CHICAGO -- The Brewers put another dent in the Cubs' division lead.Wade Miley delivered another stingy start, Josh Hader struck out all six batters he faced in record-setting relief and Mike Moustakas scored twice, including a tiebreaking scamper home on a sixth-inning wild pitch that sent the Brewers to a
CHICAGO -- The Brewers put another dent in the Cubs' division lead.
Wade Miley delivered another stingy start, Josh Hader struck out all six batters he faced in record-setting relief and Mike Moustakas scored twice, including a tiebreaking scamper home on a sixth-inning wild pitch that sent the Brewers to a 3-2 win at Wrigley Field on Monday in the opener of another charged series between the National League Central's top two contenders.
With 10 victories in their last 12 games -- including three of four head-to-head matchups against the division leaders -- the Brewers have climbed within one game of the Cubs, who have lost five of seven. They have a 2 1/2-game lead on the Cardinals for the top NL Wild Card spot.
"We've got to continue to put a dent in it," said Milwaukee manager Craig Counsell of the Cubs' lead in the runup to the three-game set.
Now there's only one dent left with 17 games to go.
"Obviously, we've been playing some pretty good baseball," said Moustakas. "But you know that's a great team over there, and they're not going to go away. They're not going to just give it up. We have to go out there every single day, keep fighting, keep grinding and go to win a ballgame each and every night."
A week ago, the Cubs led by five games before the Brewers took two of three in the clubs' series at Miller Park, and Counsell and Co. continued ticking off victories in a three-game sweep of San Francisco over the weekend. Miley helped continue the run on Monday, pitching the Brewers through the end of the fifth after getting past a sloppy first inning that included a baserunning gaffe in the top of the frame, then a walk, a costly error on Miley's errant pickoff and two Cubs hits in the bottom half for a 1-1 tie.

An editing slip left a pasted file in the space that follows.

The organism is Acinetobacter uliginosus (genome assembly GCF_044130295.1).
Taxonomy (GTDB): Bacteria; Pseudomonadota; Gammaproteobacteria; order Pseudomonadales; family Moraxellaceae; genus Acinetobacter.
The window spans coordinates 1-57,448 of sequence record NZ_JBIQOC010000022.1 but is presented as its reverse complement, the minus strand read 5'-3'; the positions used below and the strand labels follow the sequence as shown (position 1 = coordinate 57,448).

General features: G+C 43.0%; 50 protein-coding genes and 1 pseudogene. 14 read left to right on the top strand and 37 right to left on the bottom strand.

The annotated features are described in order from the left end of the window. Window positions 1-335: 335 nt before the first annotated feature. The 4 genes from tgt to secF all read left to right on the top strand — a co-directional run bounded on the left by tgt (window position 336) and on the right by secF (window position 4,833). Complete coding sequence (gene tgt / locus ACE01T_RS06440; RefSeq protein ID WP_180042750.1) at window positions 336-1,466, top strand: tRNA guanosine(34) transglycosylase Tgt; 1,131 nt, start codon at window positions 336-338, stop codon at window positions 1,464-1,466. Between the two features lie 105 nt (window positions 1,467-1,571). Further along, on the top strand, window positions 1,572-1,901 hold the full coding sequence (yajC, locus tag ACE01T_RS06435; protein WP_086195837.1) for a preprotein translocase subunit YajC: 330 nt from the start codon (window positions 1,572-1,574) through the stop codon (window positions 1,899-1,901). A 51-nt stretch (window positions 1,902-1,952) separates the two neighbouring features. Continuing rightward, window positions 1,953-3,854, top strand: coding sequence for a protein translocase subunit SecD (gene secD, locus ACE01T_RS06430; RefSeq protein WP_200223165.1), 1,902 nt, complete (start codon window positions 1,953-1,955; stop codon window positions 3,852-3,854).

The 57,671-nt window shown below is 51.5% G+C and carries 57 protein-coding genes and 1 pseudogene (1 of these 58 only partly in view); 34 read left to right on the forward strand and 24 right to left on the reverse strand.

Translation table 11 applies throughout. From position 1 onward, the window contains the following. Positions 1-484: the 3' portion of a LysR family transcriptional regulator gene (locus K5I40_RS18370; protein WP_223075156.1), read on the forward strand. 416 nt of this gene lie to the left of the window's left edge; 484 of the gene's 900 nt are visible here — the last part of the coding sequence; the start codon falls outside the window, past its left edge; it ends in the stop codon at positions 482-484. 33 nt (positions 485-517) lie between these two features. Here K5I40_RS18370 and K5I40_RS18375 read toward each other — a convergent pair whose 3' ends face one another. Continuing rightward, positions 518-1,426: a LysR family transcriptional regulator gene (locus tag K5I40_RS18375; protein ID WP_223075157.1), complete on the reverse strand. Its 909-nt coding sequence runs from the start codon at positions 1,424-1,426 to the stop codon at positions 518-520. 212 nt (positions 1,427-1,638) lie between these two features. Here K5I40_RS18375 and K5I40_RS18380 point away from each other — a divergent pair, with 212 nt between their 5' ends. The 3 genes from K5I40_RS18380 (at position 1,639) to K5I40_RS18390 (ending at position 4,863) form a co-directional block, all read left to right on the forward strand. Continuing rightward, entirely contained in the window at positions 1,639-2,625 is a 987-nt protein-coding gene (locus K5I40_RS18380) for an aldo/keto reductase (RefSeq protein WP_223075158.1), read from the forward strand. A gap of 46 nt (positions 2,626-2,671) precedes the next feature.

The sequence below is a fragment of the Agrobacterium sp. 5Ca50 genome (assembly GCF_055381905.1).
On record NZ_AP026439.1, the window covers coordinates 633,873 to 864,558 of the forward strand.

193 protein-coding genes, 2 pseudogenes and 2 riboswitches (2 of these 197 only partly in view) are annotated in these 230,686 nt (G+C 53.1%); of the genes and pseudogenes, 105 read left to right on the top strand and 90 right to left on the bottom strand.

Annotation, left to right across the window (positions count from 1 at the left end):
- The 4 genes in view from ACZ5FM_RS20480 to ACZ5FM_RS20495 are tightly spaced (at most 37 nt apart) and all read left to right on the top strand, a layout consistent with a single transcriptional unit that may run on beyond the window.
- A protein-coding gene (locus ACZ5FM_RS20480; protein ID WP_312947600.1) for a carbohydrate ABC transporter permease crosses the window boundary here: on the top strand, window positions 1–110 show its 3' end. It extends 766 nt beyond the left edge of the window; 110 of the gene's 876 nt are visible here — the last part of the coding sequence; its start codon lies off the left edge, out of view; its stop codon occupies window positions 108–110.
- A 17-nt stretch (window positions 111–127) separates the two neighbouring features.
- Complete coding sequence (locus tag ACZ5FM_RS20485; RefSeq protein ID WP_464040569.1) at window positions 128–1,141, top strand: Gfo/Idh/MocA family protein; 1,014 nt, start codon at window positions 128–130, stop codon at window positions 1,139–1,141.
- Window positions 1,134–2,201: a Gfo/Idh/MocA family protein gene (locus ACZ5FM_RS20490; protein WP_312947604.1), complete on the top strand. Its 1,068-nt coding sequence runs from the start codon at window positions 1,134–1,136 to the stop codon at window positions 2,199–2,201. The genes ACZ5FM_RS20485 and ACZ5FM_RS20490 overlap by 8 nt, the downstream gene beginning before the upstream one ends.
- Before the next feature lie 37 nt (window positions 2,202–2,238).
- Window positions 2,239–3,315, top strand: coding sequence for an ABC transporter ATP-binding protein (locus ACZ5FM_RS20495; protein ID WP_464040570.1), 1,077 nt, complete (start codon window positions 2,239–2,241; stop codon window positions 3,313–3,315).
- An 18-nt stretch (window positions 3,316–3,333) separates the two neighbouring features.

Miley was charged with two earned runs on four hits, with three walks and one strikeout. The lefty, who more than tripled the usage of his cut fastball this season and now works predominantly with that pitch, has started for the Brewers 13 times and surrendered two or fewer runs in 12 of those outings. In the other, he allowed three earned runs. His ERA is down to 2.23 in 68 2/3 innings.
"Tonight was kind of a 'don't give in' night for him," Counsell said. "I don't think his command was exactly where he wanted it to start the game, but he kept the ball down very well all night, so there were quite a few ground balls. He did the job again."
The Brewers' offense was led by Lorenzo Cain's four hits, an RBI for Jonathan Schoop on a near-grand slam in the first inning and an RBI for Orlando Arcia on a tiebreaking single in the second.